Hospital Helping with Medicare Part D Open Enrollment
Posted on Thursday, November 12th, 2009
Open enrollment for Medicare Part D Prescription Drug Plans is from November 15 through December 31.
Participants may change plans now for 2010. Changes generally cannot be made again until the next open enrollment a year from now.
Volunteer enroller Don Sessions, Falconhead, recommends that all participants go through a new plan search every year at this time.
The reason: “Certain insurance companies may be charging more for premiums and co-pays and dropping coverage of some drugs. Also, the drugs a person is taking may have changed during the year. Either way, without reviewing plans during open enrollment, people risk paying hundreds of dollars more than they should.”
Sessions, who is a volunteer enroller through the State Insurance Department’s senior health insurance counseling program, is available to assist any Love County participant at no charge.
He can be contacted through Mercy Health/Love County Hospital and Clinic, Marietta Pharmacy, Department of Human Services, Love County Health Department, Big 5 RSVP Seniors organization or by calling him at 276-2333.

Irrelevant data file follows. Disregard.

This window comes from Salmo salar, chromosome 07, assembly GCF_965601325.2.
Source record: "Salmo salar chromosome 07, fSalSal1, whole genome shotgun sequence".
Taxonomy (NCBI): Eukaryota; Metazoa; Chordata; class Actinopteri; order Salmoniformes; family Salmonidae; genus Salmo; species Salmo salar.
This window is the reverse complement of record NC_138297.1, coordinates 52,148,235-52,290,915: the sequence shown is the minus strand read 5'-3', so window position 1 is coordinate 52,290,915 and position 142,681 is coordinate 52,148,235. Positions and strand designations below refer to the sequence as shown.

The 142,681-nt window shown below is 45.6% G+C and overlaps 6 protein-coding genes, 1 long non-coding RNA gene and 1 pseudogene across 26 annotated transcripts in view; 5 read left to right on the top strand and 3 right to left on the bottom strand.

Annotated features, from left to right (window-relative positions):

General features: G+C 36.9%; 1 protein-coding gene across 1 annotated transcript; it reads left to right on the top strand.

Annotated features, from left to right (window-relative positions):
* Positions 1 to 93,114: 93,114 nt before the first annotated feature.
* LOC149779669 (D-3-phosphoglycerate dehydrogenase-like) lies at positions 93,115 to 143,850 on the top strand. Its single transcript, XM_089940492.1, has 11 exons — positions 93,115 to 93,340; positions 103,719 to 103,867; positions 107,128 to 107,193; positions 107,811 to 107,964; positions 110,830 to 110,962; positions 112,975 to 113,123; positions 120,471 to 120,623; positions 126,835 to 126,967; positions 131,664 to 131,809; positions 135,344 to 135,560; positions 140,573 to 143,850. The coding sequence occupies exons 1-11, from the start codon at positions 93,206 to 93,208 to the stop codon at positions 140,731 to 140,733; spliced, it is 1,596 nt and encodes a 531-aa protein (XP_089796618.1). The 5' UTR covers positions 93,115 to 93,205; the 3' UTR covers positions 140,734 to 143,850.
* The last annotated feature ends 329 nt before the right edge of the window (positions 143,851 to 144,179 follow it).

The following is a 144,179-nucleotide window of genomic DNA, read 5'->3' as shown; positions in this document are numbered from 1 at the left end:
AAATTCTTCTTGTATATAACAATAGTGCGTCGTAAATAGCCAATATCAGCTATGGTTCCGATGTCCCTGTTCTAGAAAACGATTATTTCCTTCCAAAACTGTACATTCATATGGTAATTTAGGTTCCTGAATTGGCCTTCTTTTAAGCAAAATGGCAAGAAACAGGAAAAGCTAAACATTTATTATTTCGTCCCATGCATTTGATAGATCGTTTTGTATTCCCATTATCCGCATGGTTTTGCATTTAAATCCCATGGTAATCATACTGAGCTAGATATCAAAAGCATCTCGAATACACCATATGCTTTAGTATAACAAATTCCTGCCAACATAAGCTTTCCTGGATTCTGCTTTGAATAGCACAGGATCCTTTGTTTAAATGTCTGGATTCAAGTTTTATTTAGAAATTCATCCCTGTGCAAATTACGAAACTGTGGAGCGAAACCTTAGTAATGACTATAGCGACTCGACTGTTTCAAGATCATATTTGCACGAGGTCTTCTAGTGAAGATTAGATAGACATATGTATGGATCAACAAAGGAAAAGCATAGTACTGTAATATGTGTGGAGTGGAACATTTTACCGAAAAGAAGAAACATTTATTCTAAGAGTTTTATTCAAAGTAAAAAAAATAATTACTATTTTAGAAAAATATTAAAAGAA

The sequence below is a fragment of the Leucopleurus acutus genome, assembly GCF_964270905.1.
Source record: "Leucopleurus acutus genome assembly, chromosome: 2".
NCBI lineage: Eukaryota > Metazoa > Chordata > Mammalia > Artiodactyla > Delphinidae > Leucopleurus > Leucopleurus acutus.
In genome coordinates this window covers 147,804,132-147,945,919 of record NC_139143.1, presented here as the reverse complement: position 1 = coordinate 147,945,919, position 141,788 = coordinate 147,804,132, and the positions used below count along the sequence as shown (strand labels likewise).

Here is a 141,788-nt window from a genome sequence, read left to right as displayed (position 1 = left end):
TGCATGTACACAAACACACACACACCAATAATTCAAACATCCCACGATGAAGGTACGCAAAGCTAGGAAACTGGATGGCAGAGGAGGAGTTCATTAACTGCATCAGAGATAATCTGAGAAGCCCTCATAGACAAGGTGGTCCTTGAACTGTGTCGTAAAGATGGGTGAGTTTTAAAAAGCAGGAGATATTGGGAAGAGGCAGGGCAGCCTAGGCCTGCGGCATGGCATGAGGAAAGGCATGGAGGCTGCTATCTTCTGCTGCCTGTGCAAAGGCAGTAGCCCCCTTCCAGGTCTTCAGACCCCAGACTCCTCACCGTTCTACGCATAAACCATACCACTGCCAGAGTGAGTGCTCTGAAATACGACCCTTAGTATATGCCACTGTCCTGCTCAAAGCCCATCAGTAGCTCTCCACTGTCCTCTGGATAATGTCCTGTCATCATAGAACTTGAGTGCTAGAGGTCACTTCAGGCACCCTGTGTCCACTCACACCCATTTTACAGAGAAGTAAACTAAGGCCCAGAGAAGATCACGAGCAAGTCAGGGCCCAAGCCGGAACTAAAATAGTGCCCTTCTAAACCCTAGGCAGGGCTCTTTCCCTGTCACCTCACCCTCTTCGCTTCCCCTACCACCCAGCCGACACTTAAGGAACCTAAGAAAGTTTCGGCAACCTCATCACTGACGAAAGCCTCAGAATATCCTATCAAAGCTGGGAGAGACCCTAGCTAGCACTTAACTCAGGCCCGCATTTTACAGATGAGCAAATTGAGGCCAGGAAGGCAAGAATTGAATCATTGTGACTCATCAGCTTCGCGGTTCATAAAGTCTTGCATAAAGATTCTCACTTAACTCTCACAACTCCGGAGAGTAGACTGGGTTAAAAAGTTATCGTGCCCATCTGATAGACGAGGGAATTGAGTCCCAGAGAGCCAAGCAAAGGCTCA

All of these organizations have been assisting Love County seniors with Medicare Part D since the program started in 2006. Sessions' volunteer licensure is sponsored by the hospital.
Sessions said the biggest changes for 2010 appear to be in the Well Care Classic plan that for several years has been a popular choice for people taking only generic drugs. The plan has raised co-pays on generics from $-0- in 2009 to $4 in 2010 and applies a $310 deductible to generics in 2010. There was no deductible for generics in 2009. “Anyone in Well Care Classic needs to reassess their choice before December 31,” Sessions said.
He conducts plan searches through the Medicare website’s “Plan Finder” tool, matching a participant’s current prescription list against the covered drugs and costs associated with the 40 or so plans in Oklahoma.
“Most people save money be being in a plan, but the process for plan finding is way too complicated, and you need to re-do the enrollment analysis every year to stay ahead of the insurance companies,” he said.
He helped about 150 participants during last year’s open enrollment.